PinnacleHealth proposes major shakeup: buying 4 hospitals, affiliating with UPMC
Ben Allen, General Assignment Reporter | 03.14.17
(Harrisburg) -- A major health system in the midstate is proposing two significant moves that would reshape health care in the region for decades to come.
Harrisburg-based PinnacleHealth says it has reached an agreement to purchase four midstate hospitals: Carlisle Regional Medical Center, Heart of Lancaster Regional Medical Center, Lancaster Regional Medical Center, and Memorial Hospital of York.
All four hospitals are owned by the for-profit Community Health Systems. In recent months, it has shed multiple hospitals as it has faced financial pressures.
In a statement, PinnacleHealth's CEO Philip W. Guarneschelli said "We are excited to bring these quality hospitals, their employees and physicians into the PinnacleHealth family. Together we will build on and strengthen their history of quality and success, and we look forward to continuing strong, collaborative relationships with employed and partnering physicians."
The deal still needs to be okayed by regulators, who already successfully blocked a proposed merger between PinnacleHealth and Penn State Health in a bruising court fight that stretched over years and likely cost millions in legal fees.
Pinnacle says it expects the purchase to be approved by the summer.
The terms of the deal were not disclosed.
In a separate announcement, Pinnacle also says it's signed a letter of intent to work towards an affiliation with the University of Pittsburgh Medical Center, also known as UPMC.
UPMC is one of the largest health systems in Pennsylvania, and it's been locked in a battle with the health insurance company Highmark in the Pittsburgh market.
But it's also shown interest in expanding into central Pennsylvania, and this move, if approved by regulators, would give it a major presence in a region where competition among health systems has intensified in recent years.
If an affiliation agreement is reached with UPMC, PinnacleHealth would be better positioned to compete with Penn State Health, which has historically drawn patients from across central Pennsylvania for complex treatments that can net significant revenue.
UPMC also operates an insurance plan that has become increasingly competitive in Pennsylvania.
Pinnacle's Guarneschelli said in a statement, "Affiliation supports geographic expansion and introduces more choices for health insurance through a provider-sponsored health plan."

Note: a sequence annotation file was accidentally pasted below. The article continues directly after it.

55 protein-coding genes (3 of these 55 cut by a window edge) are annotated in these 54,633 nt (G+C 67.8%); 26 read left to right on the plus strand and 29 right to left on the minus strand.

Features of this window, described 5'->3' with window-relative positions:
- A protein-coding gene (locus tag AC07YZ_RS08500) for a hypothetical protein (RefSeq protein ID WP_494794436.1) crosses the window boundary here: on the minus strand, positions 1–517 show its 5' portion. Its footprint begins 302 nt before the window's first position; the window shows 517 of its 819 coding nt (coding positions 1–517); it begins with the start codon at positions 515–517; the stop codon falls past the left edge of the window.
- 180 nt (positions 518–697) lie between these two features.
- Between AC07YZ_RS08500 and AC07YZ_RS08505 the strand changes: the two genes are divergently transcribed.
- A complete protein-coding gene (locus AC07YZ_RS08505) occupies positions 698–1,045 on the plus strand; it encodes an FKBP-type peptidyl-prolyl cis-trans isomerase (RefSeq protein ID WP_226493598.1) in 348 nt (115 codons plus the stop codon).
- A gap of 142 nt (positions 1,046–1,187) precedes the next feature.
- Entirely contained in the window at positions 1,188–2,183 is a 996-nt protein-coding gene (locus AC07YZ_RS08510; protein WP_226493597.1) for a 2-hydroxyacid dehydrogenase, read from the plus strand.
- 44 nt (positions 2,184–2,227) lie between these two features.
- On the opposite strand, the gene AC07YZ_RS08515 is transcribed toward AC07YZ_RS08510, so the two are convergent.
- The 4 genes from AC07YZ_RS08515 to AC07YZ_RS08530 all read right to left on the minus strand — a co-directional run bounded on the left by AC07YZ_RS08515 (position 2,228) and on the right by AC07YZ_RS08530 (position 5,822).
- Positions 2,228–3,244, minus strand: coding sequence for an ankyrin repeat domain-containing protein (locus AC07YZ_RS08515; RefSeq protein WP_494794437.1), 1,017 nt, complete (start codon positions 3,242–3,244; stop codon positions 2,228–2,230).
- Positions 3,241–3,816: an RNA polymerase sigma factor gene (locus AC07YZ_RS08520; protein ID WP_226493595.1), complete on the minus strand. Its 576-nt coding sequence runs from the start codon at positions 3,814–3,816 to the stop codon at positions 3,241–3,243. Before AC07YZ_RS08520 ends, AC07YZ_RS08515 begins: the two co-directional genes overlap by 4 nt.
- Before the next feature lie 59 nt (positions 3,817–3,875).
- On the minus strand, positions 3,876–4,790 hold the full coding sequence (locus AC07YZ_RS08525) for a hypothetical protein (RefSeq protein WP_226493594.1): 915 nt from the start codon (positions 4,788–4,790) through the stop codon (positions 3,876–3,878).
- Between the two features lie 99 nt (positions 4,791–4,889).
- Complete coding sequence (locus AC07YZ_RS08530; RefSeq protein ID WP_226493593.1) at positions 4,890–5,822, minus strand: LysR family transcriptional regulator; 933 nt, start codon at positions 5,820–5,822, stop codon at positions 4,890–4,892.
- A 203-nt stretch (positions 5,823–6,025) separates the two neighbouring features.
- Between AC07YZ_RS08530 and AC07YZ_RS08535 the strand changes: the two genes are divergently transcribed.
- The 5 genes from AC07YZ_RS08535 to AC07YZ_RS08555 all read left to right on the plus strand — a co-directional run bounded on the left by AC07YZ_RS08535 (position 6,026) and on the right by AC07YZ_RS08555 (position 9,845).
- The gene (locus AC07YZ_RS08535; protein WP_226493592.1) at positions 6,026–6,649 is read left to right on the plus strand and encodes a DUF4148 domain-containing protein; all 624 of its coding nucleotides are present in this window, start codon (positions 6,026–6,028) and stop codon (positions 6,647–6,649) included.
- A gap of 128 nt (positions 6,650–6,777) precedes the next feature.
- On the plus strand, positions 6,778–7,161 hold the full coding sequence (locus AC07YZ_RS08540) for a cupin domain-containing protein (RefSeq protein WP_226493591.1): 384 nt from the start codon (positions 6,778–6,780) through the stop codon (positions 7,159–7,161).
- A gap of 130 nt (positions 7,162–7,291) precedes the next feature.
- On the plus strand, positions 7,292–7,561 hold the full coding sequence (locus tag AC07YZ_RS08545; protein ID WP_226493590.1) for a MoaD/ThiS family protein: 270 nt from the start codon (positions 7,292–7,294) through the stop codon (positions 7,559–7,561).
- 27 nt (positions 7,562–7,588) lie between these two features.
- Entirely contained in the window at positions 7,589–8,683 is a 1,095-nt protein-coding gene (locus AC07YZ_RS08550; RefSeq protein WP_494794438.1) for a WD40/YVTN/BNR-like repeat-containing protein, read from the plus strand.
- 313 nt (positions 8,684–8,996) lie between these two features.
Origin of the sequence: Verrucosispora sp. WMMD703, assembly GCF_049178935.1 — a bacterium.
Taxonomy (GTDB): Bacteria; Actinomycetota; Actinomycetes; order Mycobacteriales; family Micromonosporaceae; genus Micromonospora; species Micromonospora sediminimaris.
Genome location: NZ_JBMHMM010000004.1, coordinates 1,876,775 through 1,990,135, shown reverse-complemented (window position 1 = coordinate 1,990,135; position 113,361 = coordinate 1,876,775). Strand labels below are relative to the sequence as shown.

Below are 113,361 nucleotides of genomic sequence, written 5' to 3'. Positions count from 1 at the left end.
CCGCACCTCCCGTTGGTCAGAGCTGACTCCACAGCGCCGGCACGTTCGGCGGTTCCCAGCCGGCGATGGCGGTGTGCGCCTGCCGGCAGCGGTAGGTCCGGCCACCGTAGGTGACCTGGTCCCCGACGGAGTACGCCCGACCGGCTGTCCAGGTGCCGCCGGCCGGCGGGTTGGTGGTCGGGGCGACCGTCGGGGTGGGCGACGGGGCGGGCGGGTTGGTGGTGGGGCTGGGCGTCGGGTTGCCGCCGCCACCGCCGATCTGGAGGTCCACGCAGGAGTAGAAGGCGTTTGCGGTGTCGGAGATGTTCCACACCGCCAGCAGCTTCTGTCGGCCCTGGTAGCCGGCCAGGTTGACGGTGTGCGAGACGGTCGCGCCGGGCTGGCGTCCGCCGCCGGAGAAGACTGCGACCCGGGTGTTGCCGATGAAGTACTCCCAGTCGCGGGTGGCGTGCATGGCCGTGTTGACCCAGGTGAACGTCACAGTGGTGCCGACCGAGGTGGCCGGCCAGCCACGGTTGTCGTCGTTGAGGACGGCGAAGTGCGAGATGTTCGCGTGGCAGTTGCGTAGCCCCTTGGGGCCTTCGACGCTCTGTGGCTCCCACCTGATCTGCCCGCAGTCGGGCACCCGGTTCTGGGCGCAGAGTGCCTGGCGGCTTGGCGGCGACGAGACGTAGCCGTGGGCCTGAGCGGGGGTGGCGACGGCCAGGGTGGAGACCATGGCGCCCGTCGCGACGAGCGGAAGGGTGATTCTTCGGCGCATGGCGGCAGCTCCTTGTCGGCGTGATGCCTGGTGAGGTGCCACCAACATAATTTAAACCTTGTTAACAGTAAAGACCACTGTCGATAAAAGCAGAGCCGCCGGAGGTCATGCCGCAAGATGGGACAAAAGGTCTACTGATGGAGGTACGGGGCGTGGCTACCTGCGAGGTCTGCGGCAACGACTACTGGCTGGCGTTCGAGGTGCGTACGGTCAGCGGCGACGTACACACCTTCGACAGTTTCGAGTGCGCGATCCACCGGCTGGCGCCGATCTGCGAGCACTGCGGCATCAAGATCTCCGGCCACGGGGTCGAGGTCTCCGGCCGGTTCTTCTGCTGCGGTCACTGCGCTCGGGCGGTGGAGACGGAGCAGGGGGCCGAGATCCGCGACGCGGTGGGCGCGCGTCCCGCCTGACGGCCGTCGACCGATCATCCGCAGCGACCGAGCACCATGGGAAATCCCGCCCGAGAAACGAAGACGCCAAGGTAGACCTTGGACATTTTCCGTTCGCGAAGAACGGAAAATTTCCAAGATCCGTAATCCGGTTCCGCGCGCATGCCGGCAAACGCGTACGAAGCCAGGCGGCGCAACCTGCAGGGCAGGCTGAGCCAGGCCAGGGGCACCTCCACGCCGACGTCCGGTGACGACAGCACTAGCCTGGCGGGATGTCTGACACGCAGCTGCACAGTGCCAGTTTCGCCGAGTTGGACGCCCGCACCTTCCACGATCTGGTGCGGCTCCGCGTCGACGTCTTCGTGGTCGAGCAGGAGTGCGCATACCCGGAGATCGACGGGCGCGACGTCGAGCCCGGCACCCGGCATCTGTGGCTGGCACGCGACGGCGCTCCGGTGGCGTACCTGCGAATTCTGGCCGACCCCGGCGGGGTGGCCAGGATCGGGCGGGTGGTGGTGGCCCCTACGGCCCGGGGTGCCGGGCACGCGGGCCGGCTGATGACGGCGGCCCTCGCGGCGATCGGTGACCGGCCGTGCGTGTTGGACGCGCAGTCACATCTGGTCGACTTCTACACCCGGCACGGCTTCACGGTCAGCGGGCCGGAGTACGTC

Pinnacle says it has started discussions with UPMC, but there will be no immediate impact.
These moves follow the abrupt departure of PinnacleHealth's CEO Michael Young, whose resignation was announced on March 2nd, the same day it took effect.
Young led Pinnacle while it worked to merge with Penn State Health, even going to federal court to try to fight attempts by regulators to stop it.
Late last year, a federal appeals court ruled against the proposed merger, citing the likelihood of higher costs for patients. Young later called the decision "a shame".
What this means for patients
Nothing will change immediately.
Regulators, from both the Federal Trade Commission and state Attorney General's office, will surely scrutinize both of the announcements from Pinnacle, as they did when it proposed a merger with Penn State Health.
Neither immediately responded to a request for comment.
Study after study after study have shown that hospital consolidation leads to a higher-than-normal increase in prices over time, but hospital administrators often argue that purchases or mergers create efficiencies that push down the price of health care.
In what some might view as an attempt to push back against independent research, the American Hospital Association recently paid for a study that showed that hospital mergers reduce administrative costs.
Regulators could challenge Pinnacle's proposed purchase of four other midstate hospitals. It isn't immediately clear if they have the power to block affiliations.
Published in Affordable Care Act